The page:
On Stage: Texture Rocks

Alan Obuzor and Amanda Summers in "Broken Mirror." Photo: Katie Ging Photography

Alan Obuzor and Amanda Summers in “Broken Mirror.” Photo: Katie Ging Photography

I never thought I would see a mosh pit at the ballet. But then Texture Contemporary Ballet is all about breaking the social rules of this aristocratic European art form.

The company presented only its third epic production, Perpetual Motion, at the New Hazlett Theater. While it’s still hard to hold them back, this likable young group is showing signs of structure and thought as the dancers embraced the latest in a dizzying array of cool moves from a trio of choreographers…all used in the same pieces in varying combinations.

You heard me right. I don’t think that has often been done before. Well, maybe Eiko & Koma, the husband-and-wife butoh duo. And Nederlans Dans Theater director Paul Lightfoot and artistic advisor Sol León have worked together since 1989. But offhand I can’t think of anyone else (maybe you can).

Having three choreographers (one piece had four listed) working simultaneously might have been a first, except for the early collaborative days of Pilobolus.

It was fun to discover how Texture’s major contributors had such distinctive personalities as they began to emerge so powerfully. Founder and artistic director Alan Obuzor has a tasty palate of harmonious movement, so lovely to watch, with an eye for integrating large groups. Associate artistic director Kelsey Bartman lives up to her whimsical punk hairdo and pinkish/red hair. Her choreography is full of a crackling good imagination, often with tremendous fun and whimsy.

The latest addition is long-time friend and BalletMet dancer Gabriel Gaffney Smith, who brings a thoughtful weight to the mix. He is the dramaturg of the three, weaving a theatrical thread into the dance.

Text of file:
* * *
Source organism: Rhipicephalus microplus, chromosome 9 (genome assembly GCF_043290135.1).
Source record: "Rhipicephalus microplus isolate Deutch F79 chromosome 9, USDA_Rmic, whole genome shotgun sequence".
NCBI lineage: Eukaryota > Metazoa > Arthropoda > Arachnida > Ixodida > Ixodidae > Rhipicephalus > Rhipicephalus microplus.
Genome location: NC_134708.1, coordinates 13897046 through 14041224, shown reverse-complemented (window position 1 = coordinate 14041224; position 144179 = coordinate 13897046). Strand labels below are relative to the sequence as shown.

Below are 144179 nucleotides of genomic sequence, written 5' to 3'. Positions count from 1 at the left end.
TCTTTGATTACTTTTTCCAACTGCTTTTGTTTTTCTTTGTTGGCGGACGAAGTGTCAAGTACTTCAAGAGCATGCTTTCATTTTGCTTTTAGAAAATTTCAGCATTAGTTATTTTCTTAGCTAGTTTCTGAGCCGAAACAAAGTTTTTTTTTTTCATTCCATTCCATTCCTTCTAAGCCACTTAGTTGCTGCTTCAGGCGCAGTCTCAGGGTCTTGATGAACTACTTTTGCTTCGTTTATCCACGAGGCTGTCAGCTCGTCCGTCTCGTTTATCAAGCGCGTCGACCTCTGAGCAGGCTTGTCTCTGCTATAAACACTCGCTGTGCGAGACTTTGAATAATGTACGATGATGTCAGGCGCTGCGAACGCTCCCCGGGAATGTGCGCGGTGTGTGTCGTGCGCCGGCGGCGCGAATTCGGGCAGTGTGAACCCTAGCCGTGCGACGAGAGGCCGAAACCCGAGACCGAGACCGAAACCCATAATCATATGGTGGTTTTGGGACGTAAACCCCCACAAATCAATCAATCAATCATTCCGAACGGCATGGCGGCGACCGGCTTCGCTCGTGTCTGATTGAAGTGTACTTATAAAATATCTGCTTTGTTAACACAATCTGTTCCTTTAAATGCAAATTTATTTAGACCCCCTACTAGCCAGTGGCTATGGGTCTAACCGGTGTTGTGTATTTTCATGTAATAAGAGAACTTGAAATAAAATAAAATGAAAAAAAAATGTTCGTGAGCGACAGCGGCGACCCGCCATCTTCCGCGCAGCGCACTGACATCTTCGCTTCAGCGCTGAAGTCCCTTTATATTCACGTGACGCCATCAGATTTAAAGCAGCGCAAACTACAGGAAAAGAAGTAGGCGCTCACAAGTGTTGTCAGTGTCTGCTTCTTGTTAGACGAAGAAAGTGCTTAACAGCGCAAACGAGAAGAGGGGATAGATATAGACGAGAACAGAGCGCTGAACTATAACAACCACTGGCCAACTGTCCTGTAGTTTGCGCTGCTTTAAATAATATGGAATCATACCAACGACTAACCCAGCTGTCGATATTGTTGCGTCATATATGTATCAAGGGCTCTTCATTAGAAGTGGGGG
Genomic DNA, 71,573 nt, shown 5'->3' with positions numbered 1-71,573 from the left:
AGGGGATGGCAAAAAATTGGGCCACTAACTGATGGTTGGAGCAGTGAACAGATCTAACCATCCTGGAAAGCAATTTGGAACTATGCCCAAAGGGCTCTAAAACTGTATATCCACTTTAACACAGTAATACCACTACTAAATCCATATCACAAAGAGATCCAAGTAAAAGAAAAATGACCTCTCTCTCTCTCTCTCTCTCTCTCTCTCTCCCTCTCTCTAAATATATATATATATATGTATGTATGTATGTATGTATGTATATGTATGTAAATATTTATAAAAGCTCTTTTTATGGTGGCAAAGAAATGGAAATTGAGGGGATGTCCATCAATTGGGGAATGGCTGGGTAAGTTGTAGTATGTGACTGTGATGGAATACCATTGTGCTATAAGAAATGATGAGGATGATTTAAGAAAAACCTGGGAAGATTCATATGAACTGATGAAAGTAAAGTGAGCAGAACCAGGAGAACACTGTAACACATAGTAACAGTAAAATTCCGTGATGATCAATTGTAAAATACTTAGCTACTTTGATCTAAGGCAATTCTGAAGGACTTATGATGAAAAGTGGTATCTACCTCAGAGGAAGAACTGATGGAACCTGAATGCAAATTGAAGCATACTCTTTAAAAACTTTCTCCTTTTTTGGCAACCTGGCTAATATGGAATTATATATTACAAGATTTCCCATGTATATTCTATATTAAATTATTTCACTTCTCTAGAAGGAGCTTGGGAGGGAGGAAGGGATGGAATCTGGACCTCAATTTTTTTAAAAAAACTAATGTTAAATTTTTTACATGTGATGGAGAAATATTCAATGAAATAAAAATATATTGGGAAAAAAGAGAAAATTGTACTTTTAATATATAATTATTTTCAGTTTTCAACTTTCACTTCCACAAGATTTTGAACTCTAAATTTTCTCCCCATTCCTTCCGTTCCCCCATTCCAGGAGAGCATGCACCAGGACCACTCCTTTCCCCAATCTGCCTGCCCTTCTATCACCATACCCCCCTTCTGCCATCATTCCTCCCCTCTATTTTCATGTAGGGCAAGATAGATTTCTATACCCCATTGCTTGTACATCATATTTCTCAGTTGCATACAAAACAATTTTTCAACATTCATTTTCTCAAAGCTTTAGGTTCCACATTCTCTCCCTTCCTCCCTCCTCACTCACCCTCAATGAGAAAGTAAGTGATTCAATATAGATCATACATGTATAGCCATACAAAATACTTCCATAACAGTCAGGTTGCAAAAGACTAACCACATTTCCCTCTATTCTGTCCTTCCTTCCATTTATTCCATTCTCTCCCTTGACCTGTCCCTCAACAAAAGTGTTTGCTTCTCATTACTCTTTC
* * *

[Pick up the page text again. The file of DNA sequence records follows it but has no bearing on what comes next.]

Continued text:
So what was the result?

Mixed, as you might have surmised, but generally a thumbs up for their efforts and the resulting progress they have achieved. Actually you could have made a mental game of it during the evening, trying to figure who did what where, especially in the final work, MOIP, which stood for the band, Meeting of Important People.

It was the kind of number where the audience could just hang out with the dancers. Dressed casually in tees and stretch pants of varying lengths (Erin Heintzinger and Cindy Jennings were good at making simplicity cool in this production), this was a response to MOIP’s congenial British rock/pop sound, the kind that makes you want to pop along with it.

Much of MOIP inspired an explosion of bodies in differing ways, like the dance floor of a club where the band was actually playing live on an upper balcony, leaving plenty of room to bounce, heads dangling and arms akilter, and yes, form that mosh pit.

The work used 14 songs, covering a lot of territory, from classical ballet leap sequences to a serpentine series of lines where one tiny dancer literally was dragged around until she finally got into the groove.

Although it went on a little too long and got a little too loose, MOIP showed how these young artists are learning the value of silence and reflection to put balance into their dance work.

So I liked the idea of a trio of couples, where they changed partners several times mid-stream, and the moment when Alan, Gabe and Kelsey were left as they sat and listened to the band. They are finding moments like these that blossom into movement, a pivotal step.

That also happened in Broken Mirror, where the dancers, although a little crowded, began by walking across the stage. Little dance poses and phrases started to erupt in the shards of light designed by Nicholas Coppula (just one of his many talents). Or where five men stopped suddenly as if teetering at the precipice of a cliff, a motif that was used later to good effect.

Set to Gabe’s soft new age score (another of his many talents), it had a tendency to smooth out too many wrinkles, unlike Mulberry Way, the opening piece and the strongest because each of the four sections, set to Elbow, had a differing perspective.

I liked the way Kelsey and Gabe balanced each others’ creative impulse, fashioning scenes that could have taken place in a neighborhood. Kelsey took the lead first in Grounds for Divorce, where the dancers stomped and slid in a sock ballet.

Gabe followed with a trio, None One, where Amanda Summers, who is developing an emotionally compelling stage presence, moved through two doors from one man to another in an apparent vein of abuse. (Ironically Gabe and Kelsey also fashioned a fiercely intense, but similar duet, Wash, that followed after Mulberry Way.)

The double pas de deux in the third section, Whether to Fly, featured the three choreographers, along with Ashley Wegman (yes, sometimes you needed a scorecard.) They all constructed two simultaneously intertwining duets in a work that could be performed with only two or with four, as it was done here.

It ended with One Day Like This, a communal wave of linking arms and circular patterns, all in all an intoxicating round of unbounded camaraderie.

 

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